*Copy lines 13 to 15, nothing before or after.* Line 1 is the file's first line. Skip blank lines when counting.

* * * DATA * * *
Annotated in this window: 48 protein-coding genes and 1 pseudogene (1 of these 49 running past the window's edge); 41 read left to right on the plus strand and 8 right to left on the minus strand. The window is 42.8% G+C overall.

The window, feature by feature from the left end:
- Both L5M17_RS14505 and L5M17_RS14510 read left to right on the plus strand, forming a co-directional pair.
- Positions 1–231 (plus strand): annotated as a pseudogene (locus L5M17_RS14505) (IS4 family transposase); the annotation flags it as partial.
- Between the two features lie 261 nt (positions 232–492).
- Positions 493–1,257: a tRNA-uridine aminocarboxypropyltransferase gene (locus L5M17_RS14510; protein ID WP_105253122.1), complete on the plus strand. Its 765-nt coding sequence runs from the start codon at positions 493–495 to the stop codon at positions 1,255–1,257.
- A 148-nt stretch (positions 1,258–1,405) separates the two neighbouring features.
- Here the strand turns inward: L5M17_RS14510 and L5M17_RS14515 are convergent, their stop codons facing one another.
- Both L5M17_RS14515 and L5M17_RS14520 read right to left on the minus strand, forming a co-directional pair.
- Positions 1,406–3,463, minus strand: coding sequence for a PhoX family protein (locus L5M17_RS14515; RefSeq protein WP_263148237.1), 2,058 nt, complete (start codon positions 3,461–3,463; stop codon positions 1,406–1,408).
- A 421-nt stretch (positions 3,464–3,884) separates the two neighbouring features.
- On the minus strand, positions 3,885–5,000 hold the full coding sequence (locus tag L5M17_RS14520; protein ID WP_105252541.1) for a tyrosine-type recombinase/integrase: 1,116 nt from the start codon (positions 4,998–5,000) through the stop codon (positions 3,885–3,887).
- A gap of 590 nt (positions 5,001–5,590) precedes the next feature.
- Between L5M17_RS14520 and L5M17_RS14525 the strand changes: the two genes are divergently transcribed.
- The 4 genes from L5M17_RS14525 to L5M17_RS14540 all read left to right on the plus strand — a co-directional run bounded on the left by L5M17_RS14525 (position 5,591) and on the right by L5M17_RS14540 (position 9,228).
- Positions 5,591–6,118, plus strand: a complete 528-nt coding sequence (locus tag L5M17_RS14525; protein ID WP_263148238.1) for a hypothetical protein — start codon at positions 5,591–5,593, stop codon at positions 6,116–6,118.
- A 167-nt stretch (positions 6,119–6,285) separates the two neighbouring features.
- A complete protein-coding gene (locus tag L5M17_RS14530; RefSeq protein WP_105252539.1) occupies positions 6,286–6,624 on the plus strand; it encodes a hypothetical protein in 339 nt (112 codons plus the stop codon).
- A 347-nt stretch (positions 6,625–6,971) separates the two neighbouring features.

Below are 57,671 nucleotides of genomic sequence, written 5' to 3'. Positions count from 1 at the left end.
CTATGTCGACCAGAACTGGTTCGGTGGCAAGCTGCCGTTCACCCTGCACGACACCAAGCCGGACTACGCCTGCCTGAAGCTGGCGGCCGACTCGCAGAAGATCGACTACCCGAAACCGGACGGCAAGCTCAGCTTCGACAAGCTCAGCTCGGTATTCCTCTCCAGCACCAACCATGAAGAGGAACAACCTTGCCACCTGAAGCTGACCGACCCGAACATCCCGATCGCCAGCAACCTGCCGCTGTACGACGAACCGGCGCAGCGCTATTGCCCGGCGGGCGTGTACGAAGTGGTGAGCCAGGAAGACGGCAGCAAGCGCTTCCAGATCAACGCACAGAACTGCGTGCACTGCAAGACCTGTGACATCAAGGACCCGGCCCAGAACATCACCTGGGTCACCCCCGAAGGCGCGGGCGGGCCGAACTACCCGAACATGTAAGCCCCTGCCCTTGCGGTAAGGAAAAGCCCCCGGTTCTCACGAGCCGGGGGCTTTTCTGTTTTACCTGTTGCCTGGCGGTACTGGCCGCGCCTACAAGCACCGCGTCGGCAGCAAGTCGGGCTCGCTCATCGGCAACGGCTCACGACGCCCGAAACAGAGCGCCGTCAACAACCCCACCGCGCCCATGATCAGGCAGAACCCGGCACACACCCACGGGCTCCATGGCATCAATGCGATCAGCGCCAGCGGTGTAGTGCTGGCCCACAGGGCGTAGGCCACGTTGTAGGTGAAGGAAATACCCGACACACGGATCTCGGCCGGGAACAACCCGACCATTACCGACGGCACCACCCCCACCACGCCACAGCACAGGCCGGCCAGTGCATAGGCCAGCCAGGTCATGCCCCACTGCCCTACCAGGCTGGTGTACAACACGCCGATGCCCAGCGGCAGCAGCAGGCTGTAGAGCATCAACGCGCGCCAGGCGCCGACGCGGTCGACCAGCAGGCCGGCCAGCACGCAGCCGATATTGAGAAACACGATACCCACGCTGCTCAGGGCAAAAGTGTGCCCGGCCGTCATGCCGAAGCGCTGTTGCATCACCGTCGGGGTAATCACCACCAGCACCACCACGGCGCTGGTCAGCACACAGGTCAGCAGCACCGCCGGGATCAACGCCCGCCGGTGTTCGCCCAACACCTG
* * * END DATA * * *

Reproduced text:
- A gap of 590 nt (positions 5,001–5,590) precedes the next feature.
- Between L5M17_RS14520 and L5M17_RS14525 the strand changes: the two genes are divergently transcribed.
- The 4 genes from L5M17_RS14525 to L5M17_RS14540 all read left to right on the plus strand — a co-directional run bounded on the left by L5M17_RS14525 (position 5,591) and on the right by L5M17_RS14540 (position 9,228).